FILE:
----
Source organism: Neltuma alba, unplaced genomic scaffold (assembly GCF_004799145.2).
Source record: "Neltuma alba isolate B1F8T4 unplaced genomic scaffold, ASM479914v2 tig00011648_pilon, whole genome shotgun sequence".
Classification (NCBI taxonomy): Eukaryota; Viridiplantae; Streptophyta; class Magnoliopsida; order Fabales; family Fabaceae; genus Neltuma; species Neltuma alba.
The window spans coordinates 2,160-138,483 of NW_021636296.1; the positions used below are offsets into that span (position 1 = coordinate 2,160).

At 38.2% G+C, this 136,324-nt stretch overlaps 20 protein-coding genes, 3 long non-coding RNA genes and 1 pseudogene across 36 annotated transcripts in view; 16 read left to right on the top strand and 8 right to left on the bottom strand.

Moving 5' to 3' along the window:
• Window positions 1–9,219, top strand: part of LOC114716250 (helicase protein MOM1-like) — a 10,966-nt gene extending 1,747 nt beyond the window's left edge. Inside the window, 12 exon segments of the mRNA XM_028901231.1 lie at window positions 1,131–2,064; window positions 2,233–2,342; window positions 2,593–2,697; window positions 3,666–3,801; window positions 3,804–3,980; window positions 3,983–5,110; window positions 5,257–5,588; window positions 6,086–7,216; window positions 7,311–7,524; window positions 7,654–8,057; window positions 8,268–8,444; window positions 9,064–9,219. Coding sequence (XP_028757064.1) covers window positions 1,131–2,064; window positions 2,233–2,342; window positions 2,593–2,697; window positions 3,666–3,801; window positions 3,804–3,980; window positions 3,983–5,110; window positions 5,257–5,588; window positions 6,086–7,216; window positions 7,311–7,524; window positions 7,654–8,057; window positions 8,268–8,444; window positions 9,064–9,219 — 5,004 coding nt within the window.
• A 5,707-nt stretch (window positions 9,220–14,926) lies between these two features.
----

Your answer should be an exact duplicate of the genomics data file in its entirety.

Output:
Source organism: Neltuma alba, unplaced genomic scaffold (assembly GCF_004799145.2).
Source record: "Neltuma alba isolate B1F8T4 unplaced genomic scaffold, ASM479914v2 tig00011648_pilon, whole genome shotgun sequence".
Classification (NCBI taxonomy): Eukaryota; Viridiplantae; Streptophyta; class Magnoliopsida; order Fabales; family Fabaceae; genus Neltuma; species Neltuma alba.
The window spans coordinates 2,160-138,483 of NW_021636296.1; the positions used below are offsets into that span (position 1 = coordinate 2,160).

At 38.2% G+C, this 136,324-nt stretch overlaps 20 protein-coding genes, 3 long non-coding RNA genes and 1 pseudogene across 36 annotated transcripts in view; 16 read left to right on the top strand and 8 right to left on the bottom strand.

Moving 5' to 3' along the window:
• Window positions 1–9,219, top strand: part of LOC114716250 (helicase protein MOM1-like) — a 10,966-nt gene extending 1,747 nt beyond the window's left edge. Inside the window, 12 exon segments of the mRNA XM_028901231.1 lie at window positions 1,131–2,064; window positions 2,233–2,342; window positions 2,593–2,697; window positions 3,666–3,801; window positions 3,804–3,980; window positions 3,983–5,110; window positions 5,257–5,588; window positions 6,086–7,216; window positions 7,311–7,524; window positions 7,654–8,057; window positions 8,268–8,444; window positions 9,064–9,219. Coding sequence (XP_028757064.1) covers window positions 1,131–2,064; window positions 2,233–2,342; window positions 2,593–2,697; window positions 3,666–3,801; window positions 3,804–3,980; window positions 3,983–5,110; window positions 5,257–5,588; window positions 6,086–7,216; window positions 7,311–7,524; window positions 7,654–8,057; window positions 8,268–8,444; window positions 9,064–9,219 — 5,004 coding nt within the window.
• A 5,707-nt stretch (window positions 9,220–14,926) lies between these two features.